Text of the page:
Commons upon Introducing the Established Church Bill, I March 1869*
The Motion, Sir, which, in concluding, I shall propose to the Committee is—
That the Chairman be directed to move the House, that leave be given to
bring in a Bill to put an end to the Establishment of the Church in
Ireland, and to make provision in respect of the Temporalities thereof,
and in respect of the Royal College of Maynooth.
I do not know, Sir, whether I should be accurate in describing the subject of this Resolution as the most grave and arduous work of legislation that ever has been laid before the House of Commons; but I am quite sure I should speak the truth if I confined myself to asserting that there has probably been no occasion when the disproportion was so great between the demands of the subject that is to be brought before you and the powers of the person whose duty it is to submit it. I will not, however, Sir, waste time in apologies that may be considered futile, and the more so because I am conscious that the field I have to traverse is a very wide one, and that nothing but the patient favour and kindness of the Committee can enable me in any degree to attain the end I have in view—namely, that of submitting with fulness and with clearness both the principles and the details of a measure which, as far as regards its principles, is singularly arduous, and, as far as regards its details, must necessarily embrace matter of a character highly complex and diverse. Now, I cannot but be aware that, under ordinary circumstances, any one who undertakes to introduce to the House of Commons a subject of grave constitutional change ought to commence by laying his ground strongly and broadly in historical and political reasons. On this occasion I shall feel myself in the main dispensed from entering upon them. Under ordinary circumstances, in discussing the subject of the Church of Ireland—I mean had nothing already occurred in this House or elsewhere in relation to it on which I might take my stand—I should endeavour to pass in review the numerous—I may say the numberless and powerful arguments which, in my opinion, may be adduced to prove that this Establishment cannot continue to exist with advantage to itself or without mischief to the country. I should be prepared to show how many benefices there are in Ireland where, although there is a Church population, it can hardly be said to be more than an official Church population, for the members of those benefices are too often restricted to those whom we may reasonably suppose to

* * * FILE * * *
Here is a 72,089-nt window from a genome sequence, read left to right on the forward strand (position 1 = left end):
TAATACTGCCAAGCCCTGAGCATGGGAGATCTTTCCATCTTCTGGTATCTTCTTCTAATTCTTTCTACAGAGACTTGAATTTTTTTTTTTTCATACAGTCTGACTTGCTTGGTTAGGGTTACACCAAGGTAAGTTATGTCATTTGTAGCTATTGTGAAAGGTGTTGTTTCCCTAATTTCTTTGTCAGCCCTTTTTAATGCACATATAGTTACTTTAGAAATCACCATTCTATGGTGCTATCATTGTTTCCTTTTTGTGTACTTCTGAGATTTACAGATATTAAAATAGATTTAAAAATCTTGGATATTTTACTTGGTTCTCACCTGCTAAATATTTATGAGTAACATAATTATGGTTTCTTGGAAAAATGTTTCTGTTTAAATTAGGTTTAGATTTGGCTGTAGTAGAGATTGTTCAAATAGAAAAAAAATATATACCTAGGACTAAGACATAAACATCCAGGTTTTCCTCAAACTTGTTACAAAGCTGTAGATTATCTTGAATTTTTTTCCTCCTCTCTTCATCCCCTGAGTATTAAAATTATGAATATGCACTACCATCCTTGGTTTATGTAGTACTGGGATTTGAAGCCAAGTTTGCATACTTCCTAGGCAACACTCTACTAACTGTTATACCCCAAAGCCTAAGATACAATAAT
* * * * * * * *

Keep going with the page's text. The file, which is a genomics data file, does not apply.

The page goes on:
* Hansard, 3. s., CXCIV, 412–22, 425–33, 454–66.